Baja - Part 1

Building a Robot

June 10, 2018

I have been waiting for a cheap, versatile, and easily programmable robot for years now. In a sense, my aspirations to own a robot are a promise to myself: I have always had the vague hope that once I get a real robot, I will somehow figure out how to endow it with intelligence! I mean, Atari games are great, but they are a limited sandbox. I want to see my learning algorithms run in the real world, on something I can interact with!

This is not as simple as it might seem, because you can’t just let a robot try random crap until something works in real life! Not only would it take forever for it to learn anything, but if it tried something bad, you would have a broken robot on your hands - or worse, a broken human! A real robot is the ultimate test of a learning algorithm: there is no way to cheat, and learning must happen through a mechanism more sophisticated than learning by dying repeatedly!

Whatever the case may be, to begin playing with robots, you need a robot. The classic robot is Nao, a $9,000 humanoid. Well outside a grad student’s budget.

Since I didn’t see anything endearing within my budget ($500), I decided to build one myself. I decided that I needed:

  • A camera for vision
  • Wifi, to offload computation to a powerful server
  • Fully programmable onboard computer
  • A gripper arm to carry things
  • Microphone and speakers for audio

This is part 1 of a (hopefully) 3 part series on building and programming a robot out of an RC car. Right now, the plan is:

  • Part 1: Building the car (this post!)
  • Part 2: Programming the car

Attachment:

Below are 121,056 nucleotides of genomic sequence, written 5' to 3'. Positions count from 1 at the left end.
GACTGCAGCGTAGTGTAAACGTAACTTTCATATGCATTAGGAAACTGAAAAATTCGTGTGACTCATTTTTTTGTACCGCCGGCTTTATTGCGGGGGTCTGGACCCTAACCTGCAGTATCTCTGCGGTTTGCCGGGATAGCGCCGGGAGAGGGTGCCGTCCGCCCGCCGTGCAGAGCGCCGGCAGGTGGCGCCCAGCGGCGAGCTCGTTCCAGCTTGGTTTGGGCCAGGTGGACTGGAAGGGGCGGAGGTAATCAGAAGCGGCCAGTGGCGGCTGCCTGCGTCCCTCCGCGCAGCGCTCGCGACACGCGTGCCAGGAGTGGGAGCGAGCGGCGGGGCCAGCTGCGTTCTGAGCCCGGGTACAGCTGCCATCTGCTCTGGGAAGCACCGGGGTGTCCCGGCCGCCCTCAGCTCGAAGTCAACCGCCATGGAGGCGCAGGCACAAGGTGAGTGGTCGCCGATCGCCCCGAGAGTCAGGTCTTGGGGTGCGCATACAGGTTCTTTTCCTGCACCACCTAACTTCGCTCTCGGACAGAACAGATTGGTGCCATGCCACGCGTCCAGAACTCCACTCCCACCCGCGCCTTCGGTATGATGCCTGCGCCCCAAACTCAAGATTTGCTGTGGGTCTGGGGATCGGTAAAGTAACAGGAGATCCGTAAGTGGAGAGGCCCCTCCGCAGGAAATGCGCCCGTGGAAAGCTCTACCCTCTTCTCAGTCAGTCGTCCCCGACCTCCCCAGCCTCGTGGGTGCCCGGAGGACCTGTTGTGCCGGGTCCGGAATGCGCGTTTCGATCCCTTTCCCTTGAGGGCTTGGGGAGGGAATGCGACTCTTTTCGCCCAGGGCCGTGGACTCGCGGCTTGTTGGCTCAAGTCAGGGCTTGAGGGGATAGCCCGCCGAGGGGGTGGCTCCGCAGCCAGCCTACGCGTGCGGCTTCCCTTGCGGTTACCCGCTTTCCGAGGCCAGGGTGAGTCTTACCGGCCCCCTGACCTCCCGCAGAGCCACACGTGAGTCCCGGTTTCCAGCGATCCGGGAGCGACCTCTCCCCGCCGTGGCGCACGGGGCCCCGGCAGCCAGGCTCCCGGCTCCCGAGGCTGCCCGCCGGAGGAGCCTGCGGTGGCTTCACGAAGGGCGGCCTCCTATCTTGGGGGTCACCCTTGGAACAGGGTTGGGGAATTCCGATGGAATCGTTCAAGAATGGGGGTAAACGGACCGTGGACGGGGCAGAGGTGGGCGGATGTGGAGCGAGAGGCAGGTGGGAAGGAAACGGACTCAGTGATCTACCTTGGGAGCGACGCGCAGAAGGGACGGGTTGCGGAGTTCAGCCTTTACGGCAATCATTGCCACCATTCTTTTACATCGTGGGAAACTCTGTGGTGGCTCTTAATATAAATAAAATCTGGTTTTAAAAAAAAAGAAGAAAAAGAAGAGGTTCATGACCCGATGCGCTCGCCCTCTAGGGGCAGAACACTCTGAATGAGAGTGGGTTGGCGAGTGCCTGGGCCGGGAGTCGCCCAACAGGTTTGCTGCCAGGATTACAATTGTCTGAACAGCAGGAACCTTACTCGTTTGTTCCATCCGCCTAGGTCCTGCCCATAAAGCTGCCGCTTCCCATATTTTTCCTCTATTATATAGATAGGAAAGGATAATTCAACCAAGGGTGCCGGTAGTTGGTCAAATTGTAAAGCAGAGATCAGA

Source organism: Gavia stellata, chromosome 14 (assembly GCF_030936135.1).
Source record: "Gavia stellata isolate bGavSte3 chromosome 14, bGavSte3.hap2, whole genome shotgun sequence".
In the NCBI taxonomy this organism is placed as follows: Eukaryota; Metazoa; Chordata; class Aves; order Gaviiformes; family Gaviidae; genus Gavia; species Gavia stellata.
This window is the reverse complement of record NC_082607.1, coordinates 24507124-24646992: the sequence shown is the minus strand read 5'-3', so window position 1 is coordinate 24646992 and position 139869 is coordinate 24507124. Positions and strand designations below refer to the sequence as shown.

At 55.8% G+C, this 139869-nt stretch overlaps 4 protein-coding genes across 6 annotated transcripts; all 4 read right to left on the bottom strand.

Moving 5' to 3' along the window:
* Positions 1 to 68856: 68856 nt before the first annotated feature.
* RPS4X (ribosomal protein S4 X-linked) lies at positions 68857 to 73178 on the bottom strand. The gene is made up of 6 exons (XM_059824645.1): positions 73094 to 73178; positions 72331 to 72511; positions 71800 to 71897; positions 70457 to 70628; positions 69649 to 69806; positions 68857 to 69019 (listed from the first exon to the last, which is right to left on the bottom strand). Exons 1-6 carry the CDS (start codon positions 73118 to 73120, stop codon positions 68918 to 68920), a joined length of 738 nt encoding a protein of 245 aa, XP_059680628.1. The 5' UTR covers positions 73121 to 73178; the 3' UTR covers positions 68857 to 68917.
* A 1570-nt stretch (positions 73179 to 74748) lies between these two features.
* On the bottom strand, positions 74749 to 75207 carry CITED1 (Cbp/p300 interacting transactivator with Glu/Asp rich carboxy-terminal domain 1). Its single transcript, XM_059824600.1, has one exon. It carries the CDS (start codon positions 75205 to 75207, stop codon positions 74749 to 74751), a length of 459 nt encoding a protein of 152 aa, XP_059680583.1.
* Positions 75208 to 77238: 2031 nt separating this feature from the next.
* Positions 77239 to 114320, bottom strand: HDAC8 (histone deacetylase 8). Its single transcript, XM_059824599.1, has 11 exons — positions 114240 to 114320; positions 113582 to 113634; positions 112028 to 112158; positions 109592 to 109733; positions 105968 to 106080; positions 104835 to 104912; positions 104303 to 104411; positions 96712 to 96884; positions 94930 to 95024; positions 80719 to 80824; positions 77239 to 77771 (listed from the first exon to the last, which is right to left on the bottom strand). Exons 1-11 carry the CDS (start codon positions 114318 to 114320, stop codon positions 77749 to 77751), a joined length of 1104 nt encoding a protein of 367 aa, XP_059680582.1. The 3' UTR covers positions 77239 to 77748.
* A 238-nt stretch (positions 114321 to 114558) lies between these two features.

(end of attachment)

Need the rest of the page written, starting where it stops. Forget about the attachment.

• Part 3: Making it Learn

While this post is written in a tutorial-like format, I recognize that everyone building a robot does it their own way, so the hardware is described from a high-level perspective. The software is described in a bit more detail, since it can be more-or-less the same across robots.

The Chassis

I do not have the equipment necessary to design and build a robot from scratch. Lacking a 3D printer and CAD skills, I decided to buy a nice RC car, the Maisto Baja Beast ($70), and to replace its brains.

Since this was a leisure project, there wasn’t much planning going on: I simply decided to buy the RC car in hopes that it would prove easy to hack. After playing around with it for a couple days (the thing is fast), it was time to pop the hood, and see what could be done about making it a real robot!

Unfortunately, I don’t have a picture of the original circuitry, but it was immediately obvious that there were 2 main problems:

  • All of the motor controllers and logic were on a single monolithic circuit board
  • The steering servo used some weird non-standard 4-cable interface.